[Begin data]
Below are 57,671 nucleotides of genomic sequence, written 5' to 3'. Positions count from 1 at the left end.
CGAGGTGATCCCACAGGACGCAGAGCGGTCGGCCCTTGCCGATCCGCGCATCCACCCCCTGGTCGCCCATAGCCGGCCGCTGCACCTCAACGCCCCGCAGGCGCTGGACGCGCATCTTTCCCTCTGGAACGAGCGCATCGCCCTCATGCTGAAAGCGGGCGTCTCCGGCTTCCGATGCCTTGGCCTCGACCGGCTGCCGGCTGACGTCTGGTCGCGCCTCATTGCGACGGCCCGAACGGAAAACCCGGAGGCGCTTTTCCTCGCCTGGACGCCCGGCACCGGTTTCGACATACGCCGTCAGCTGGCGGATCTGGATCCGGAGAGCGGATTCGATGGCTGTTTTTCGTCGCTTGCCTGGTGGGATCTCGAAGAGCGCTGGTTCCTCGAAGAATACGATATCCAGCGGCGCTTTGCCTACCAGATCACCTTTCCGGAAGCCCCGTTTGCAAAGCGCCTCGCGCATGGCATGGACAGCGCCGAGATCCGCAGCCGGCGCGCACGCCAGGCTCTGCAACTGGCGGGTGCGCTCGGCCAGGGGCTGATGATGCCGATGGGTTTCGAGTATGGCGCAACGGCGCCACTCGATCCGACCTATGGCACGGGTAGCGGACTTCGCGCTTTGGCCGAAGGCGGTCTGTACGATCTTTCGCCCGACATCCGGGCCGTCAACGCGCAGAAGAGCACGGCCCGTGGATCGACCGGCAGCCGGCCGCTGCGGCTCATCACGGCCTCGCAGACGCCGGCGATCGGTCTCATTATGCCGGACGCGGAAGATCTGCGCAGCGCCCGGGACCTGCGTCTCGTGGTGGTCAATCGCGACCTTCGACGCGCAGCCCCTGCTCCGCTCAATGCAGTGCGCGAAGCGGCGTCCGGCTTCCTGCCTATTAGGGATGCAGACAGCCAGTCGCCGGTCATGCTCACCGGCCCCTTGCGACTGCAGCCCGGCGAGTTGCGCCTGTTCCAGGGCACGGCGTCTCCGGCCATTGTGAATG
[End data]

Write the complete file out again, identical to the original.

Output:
Below are 57,671 nucleotides of genomic sequence, written 5' to 3'. Positions count from 1 at the left end.
CGAGGTGATCCCACAGGACGCAGAGCGGTCGGCCCTTGCCGATCCGCGCATCCACCCCCTGGTCGCCCATAGCCGGCCGCTGCACCTCAACGCCCCGCAGGCGCTGGACGCGCATCTTTCCCTCTGGAACGAGCGCATCGCCCTCATGCTGAAAGCGGGCGTCTCCGGCTTCCGATGCCTTGGCCTCGACCGGCTGCCGGCTGACGTCTGGTCGCGCCTCATTGCGACGGCCCGAACGGAAAACCCGGAGGCGCTTTTCCTCGCCTGGACGCCCGGCACCGGTTTCGACATACGCCGTCAGCTGGCGGATCTGGATCCGGAGAGCGGATTCGATGGCTGTTTTTCGTCGCTTGCCTGGTGGGATCTCGAAGAGCGCTGGTTCCTCGAAGAATACGATATCCAGCGGCGCTTTGCCTACCAGATCACCTTTCCGGAAGCCCCGTTTGCAAAGCGCCTCGCGCATGGCATGGACAGCGCCGAGATCCGCAGCCGGCGCGCACGCCAGGCTCTGCAACTGGCGGGTGCGCTCGGCCAGGGGCTGATGATGCCGATGGGTTTCGAGTATGGCGCAACGGCGCCACTCGATCCGACCTATGGCACGGGTAGCGGACTTCGCGCTTTGGCCGAAGGCGGTCTGTACGATCTTTCGCCCGACATCCGGGCCGTCAACGCGCAGAAGAGCACGGCCCGTGGATCGACCGGCAGCCGGCCGCTGCGGCTCATCACGGCCTCGCAGACGCCGGCGATCGGTCTCATTATGCCGGACGCGGAAGATCTGCGCAGCGCCCGGGACCTGCGTCTCGTGGTGGTCAATCGCGACCTTCGACGCGCAGCCCCTGCTCCGCTCAATGCAGTGCGCGAAGCGGCGTCCGGCTTCCTGCCTATTAGGGATGCAGACAGCCAGTCGCCGGTCATGCTCACCGGCCCCTTGCGACTGCAGCCCGGCGAGTTGCGCCTGTTCCAGGGCACGGCGTCTCCGGCCATTGTGAATG